Thursday, February 18, 2016

Black Mass

   It's easy to get engrossed in Black Mass because every scene is simply bursting with the promise of more. Unfortunately, it's a promise that never gets fulfilled. I don't know much about the real people this movie deals with, or the book it's based on, so I can't speak to it's accuracy or faithfulness, but as a movie- an entertainment vehicle and nothing else, it's merely adequate. Which is kind of painful to say because Johnny Depp's performance as crime lord James 'Whitey' Bulger is absolutely fantastic. It's just also unfortunate that the movie is neither actually about him, nor does it ever give him much to do. The movie is actually about the FBI agent who seeks to make an alliance with Bulger. Yet, he's much less the interesting character.

   There are scenes in Black Mass that are positively Oscar worthy, but the movie is so unfocused and meandering that you'd be hard pressed to care about anyone in it. Bulger has a wife and a kid when we're introduced to him, but not 20 minutes further into the movie- they disappear from the narrative. Even though this is what happened in real life, it's problematic on-screen and is indicative of the movie's larger issue. The story being told here is so excessively broad and simultaneously thin that it'd be better if instead of trying to tell this massive and lengthy narrative, they had boiled it down to just a week or even a day in his life. Fictionalize it even if necessary. But, as is? It's really hard to get invested in the characters.

  It doesn't have the energy or punch of it's peers- other better crime dramas. Some of them even biopics. It just sort of meanders down through the years, informing us of what's happening, but not really telling us a story. Things happen, and we see them happen, but there's no strong narrative thread going throughout. At just a smidgen over two hours, the movie feels very overlong and a bit redundant. It doesn't end with a bang, it ends with a predictable series of shots with informative text overlaid on them, letting us know how everyone fared over time without actually having to show us. I wonder if this is a necessity of all non-fiction crime dramas. Do they all do that? I had kind of lost interest by that point in the movie, yet I was also holding out hope.

   Hope that there would be some yet-to-be-seen part that would make everything click. Something impressive or at least engaging. There's plenty of stunning character moments, but they're so detached and uninvolved with the plot that they're pretty irrelevant. The lead characters go through the motions of your average well-made gangster flick, and they all deliver their performances with gusto. Hands are slammed on desks, accents sound as good as they're going to get, the violence is raw, and the atmosphere is immersive. Nevertheless, Black Mass is never all that hard-hitting. It seems assembled from familiar parts from other, better gangster movies. Not one of my favorite genres, but I'm a sucker for a good bad-guy/anti-hero story as much as the next guy.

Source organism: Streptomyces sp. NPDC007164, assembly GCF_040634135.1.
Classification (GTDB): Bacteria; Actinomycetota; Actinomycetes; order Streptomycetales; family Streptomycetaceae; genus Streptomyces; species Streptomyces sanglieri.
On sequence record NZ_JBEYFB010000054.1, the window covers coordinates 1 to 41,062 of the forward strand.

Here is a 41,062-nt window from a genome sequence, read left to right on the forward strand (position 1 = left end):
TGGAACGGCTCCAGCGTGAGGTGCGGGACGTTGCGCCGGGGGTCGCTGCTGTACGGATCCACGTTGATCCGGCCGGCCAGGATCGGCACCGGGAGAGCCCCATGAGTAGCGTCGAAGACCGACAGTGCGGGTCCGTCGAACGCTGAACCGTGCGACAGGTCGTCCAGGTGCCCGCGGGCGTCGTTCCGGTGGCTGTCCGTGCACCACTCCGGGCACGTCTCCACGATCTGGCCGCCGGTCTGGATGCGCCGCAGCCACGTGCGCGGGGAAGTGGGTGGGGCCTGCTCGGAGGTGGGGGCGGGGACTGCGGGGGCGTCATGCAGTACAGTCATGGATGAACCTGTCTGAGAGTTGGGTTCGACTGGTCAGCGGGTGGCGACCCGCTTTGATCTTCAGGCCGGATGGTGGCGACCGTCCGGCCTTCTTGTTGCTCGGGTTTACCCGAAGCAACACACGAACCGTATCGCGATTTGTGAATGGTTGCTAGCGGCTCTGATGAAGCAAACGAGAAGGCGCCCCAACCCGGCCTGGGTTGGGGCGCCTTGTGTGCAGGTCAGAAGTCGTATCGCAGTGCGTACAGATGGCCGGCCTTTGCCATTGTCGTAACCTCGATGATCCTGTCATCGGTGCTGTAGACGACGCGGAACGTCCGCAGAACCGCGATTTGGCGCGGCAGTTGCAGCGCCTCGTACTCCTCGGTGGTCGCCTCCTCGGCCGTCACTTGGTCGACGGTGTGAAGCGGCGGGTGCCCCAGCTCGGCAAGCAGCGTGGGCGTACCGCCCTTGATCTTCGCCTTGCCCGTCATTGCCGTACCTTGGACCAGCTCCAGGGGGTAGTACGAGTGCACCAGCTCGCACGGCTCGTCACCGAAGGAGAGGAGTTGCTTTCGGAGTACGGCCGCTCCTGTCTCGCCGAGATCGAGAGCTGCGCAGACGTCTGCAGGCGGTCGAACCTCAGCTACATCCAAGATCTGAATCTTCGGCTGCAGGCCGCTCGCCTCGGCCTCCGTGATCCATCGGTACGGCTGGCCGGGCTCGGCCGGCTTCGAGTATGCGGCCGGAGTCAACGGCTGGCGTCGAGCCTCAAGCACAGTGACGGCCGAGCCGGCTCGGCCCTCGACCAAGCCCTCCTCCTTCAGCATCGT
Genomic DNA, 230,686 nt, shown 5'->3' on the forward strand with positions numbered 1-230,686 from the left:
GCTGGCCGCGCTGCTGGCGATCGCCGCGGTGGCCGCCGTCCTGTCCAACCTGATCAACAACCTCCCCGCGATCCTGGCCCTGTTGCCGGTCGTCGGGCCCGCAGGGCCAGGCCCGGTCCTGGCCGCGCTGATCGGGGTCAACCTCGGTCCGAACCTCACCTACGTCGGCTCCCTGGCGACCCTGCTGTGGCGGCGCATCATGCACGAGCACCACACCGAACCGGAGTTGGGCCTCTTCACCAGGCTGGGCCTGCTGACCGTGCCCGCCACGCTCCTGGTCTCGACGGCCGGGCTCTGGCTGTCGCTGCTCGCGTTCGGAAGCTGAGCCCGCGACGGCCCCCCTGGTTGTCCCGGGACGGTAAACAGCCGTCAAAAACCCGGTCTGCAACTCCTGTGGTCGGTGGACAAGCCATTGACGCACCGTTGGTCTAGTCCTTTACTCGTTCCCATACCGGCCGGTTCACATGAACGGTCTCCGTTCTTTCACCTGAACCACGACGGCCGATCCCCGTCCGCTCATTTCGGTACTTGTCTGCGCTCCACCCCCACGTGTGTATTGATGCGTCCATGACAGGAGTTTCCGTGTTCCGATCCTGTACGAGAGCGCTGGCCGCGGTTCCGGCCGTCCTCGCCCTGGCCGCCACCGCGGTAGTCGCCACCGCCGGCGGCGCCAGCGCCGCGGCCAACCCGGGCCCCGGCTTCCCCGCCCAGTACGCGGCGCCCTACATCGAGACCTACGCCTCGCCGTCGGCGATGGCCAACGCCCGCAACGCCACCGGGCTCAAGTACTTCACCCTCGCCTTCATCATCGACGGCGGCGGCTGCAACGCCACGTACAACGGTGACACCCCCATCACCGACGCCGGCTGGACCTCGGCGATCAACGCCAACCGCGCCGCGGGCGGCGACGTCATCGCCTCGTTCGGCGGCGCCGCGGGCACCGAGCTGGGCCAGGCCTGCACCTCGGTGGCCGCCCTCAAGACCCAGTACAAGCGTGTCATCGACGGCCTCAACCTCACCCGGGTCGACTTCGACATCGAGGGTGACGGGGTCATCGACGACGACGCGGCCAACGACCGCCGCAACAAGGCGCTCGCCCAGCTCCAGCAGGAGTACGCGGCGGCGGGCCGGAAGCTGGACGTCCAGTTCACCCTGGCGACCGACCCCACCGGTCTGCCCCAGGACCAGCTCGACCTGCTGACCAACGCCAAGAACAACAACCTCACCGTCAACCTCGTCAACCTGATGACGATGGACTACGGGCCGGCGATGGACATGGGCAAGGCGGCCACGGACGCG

It's all the more disappointing then that Black Mass is lacking the spark and energy to make it truly engaging. Movies like this, when done right, also thrive on secondary characters but Black Mass is quick to relegate actors like Corey Stoll, Peter Sarsgaard, and Kevin Bacon to bit parts that never amount to much. Sure, they're essential to the movie because they're based on real people who really existed and affected the lives of our main characters, but a tighter and more focused narrative would've given them much more to do, and it would've been much more interesting. It's also worth noting that female characters never stick around for long in the movie. Whether that's a problem of the movie itself, a byproduct of the genre, or if it's simply because the world that Black Mass is about is every bit as misogynistic as it is criminal- I've no idea. But it's certainly one of those things.

   Johnny Depp's performance as Whitey Bulger is captivating, and I'm sure the movie would've been on his level if it was actually about him, but it's not. Thus the movie follows around much less interesting characters, all played by actors giving 100%, but it doesn't matter much. When all is said and done, the movie is worth watching at least once for Depp's performance if nothing else, but there's so much more the genre has to offer, and better stuff at that. You could find better movies on Netflix, or even in the bargain bin at Wal-Mart. I'm not saying Black Mass is bad... it's just fairly underwhelming. I liked it, but honestly? Given the level of talent involved? I should've loved it. And, that's just inexcusable. Save your money, see The Iceman instead.

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